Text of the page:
We also talked about Harder Kulm, and there’s a legend about the mountain. One day, a monk saw a beautiful girl walking through the forest, so he followed her around. Eventually, she realized she was being followed, so she tried to find her way out. He still continued following her though. She didn’t know how to get out, so the only way she could think of the escape was to jump off the mountain, which she did, and resulted in her death. The monk was punished for the rest of his life, forced to live on Harder Kulm. His face is forever engraved in the mountain as well.
We walked a bit into Harder Kulm, and the tour guide showed us animals there! I don’t know what they were but they were really cute. We also saw Stone Goats, the national animal of Switzerland.
We did a walk through the forest to some viewpoints, but by this time I had already seen Harder Kulm so these viewpoints didn’t really impress me.
We ended up in Unterseen, a city near Interlaken West. To be declared a city, there has to be 10k people living there. Interlaken only has 4500, so they teamed up with Unterseen with 8k inhabitants and became one city. Both cities’ names even mean the same – they both men between lakes! Their animals are also the same.
Our next stop was where the city center used to be. The Aare used to run there to a mill, and Interlaken’s original name was Aaremulle, Aare after the river and mulle means mill. The tour guide said not many locals knew this!
Anyway, the river was redirected and the mill is no longer there, but what is there now is a place with many restaurants and a farmers market on the weekend.
We ended the walking tour at the square dedicated to the musicians who made Swiss rock, and we ended with the tour guide singing the song and us singing an easy part of it. It was great!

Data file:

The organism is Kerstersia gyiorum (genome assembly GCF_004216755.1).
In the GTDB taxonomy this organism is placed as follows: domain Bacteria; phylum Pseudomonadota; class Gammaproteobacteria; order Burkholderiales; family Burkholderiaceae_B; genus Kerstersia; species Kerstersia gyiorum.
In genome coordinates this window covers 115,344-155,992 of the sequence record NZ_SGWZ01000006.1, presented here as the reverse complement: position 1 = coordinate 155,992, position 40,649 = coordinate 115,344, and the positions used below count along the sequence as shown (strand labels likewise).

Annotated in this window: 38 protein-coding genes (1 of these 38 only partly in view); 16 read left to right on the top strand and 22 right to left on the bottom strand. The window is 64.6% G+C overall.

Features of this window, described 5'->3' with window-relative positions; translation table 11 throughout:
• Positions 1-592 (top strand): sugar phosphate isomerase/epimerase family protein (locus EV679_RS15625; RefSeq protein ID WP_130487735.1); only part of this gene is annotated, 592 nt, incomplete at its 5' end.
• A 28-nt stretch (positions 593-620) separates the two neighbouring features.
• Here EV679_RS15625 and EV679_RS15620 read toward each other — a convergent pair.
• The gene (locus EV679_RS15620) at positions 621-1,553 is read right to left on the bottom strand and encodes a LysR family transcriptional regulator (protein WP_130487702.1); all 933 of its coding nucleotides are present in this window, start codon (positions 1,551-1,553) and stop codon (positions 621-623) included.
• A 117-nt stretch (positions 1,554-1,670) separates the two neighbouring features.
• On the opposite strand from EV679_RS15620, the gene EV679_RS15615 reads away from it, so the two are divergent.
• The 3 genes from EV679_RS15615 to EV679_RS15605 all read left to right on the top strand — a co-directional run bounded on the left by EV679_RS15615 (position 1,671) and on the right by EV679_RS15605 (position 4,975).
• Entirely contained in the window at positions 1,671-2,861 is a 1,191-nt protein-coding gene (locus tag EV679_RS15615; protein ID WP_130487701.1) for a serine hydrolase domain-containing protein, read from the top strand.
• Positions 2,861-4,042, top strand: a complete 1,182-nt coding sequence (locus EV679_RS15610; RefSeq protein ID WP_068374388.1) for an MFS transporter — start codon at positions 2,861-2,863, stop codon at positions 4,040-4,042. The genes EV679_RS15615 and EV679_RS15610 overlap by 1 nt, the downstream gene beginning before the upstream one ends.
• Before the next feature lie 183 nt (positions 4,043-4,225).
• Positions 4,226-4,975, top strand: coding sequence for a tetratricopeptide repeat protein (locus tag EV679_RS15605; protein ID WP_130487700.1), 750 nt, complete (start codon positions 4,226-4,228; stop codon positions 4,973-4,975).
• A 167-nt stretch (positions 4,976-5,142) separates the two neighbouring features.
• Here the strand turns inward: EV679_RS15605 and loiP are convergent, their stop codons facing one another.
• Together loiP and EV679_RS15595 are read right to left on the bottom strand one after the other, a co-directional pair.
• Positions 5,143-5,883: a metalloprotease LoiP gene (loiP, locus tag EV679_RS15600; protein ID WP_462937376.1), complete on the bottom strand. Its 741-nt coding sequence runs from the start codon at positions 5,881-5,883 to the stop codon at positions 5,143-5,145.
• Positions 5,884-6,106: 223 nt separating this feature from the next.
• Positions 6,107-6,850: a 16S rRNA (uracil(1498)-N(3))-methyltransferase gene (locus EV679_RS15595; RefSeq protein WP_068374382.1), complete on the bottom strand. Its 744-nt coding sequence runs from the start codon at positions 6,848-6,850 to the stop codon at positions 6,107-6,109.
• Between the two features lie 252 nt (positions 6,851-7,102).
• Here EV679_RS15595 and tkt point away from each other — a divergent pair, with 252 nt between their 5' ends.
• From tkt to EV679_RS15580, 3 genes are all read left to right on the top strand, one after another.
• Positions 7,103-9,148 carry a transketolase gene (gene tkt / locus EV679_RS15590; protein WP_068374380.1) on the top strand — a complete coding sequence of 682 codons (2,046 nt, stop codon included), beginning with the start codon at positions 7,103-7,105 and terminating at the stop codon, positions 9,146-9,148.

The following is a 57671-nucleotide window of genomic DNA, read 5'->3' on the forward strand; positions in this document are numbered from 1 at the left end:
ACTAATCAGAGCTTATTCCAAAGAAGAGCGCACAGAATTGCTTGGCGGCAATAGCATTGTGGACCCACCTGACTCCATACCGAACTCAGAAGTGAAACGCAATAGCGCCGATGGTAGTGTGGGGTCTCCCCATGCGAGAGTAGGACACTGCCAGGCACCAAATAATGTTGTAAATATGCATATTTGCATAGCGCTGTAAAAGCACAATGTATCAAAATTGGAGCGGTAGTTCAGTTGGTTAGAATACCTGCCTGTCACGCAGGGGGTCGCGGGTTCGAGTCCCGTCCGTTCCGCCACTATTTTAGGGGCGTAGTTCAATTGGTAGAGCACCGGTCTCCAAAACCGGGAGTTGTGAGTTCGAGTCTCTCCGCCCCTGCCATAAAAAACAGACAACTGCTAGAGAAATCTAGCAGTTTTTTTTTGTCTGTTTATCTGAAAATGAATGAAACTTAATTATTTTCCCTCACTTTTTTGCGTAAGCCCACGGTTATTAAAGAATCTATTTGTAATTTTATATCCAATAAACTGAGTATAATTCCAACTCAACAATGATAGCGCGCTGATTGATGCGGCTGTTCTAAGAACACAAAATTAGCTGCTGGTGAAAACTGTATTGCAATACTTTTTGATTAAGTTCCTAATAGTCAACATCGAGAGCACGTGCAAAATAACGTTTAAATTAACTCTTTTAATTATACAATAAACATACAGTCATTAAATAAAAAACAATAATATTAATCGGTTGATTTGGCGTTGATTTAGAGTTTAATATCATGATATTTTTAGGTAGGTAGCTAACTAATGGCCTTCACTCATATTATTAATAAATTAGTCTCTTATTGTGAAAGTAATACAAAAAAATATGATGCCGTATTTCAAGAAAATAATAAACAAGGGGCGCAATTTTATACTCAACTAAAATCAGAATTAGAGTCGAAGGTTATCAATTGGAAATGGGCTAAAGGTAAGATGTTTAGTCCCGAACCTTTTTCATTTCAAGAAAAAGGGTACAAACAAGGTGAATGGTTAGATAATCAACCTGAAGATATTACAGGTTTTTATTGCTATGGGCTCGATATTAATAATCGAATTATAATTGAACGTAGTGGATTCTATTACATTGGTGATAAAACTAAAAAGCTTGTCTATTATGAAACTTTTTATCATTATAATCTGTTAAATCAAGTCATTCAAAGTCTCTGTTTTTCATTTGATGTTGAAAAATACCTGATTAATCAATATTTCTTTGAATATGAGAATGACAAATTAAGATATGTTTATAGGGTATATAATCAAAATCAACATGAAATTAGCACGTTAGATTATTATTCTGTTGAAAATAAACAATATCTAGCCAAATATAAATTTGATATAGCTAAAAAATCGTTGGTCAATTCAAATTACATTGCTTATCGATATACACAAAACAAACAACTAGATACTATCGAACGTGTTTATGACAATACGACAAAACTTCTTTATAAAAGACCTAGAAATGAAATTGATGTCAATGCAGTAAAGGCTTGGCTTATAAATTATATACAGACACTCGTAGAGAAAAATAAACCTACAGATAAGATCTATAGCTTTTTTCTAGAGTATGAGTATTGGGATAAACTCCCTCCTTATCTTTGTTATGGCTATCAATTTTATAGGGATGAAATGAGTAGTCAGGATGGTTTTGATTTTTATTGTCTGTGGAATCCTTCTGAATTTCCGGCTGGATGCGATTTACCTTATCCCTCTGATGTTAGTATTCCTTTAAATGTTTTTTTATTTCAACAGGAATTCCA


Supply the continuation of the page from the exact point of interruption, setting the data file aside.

We walked back to the hostel, and I left for my train to Lauterbrunnen.

The next day in Lauterbrunnen, I headed out to go hiking! I went to the train station and got a ticket to Kleine Scheidegg. The view to the station up there was really pretty, and people constantly got up to go next to the windows to take pictures.
Once I got to Kleine Scheidegg, I hiked up to Eigergletscher which took about an hour. The view was wonderful though, so many snowy mountains but green mountains too! Then the Eiger Trail started, and it was mostly downhill (yay). View was amazing, and there were a lot of older people hiking up! Most of them had huge backpacks too, I was so impressed! That is my life goal, to be that fit when I’m old.
I started walking down the trail, and at one point, there were cows in my way on the trail. It was an interesting dilemma. I kind of just walked behind them and beside them on the grassy area next to the trail but a ways alway. All the cows had cowbells which was cool, there was like natural music all the time.
There was this couple with a dog and the dog ran around the cow, which then decided to chase it. Entertainment for the day!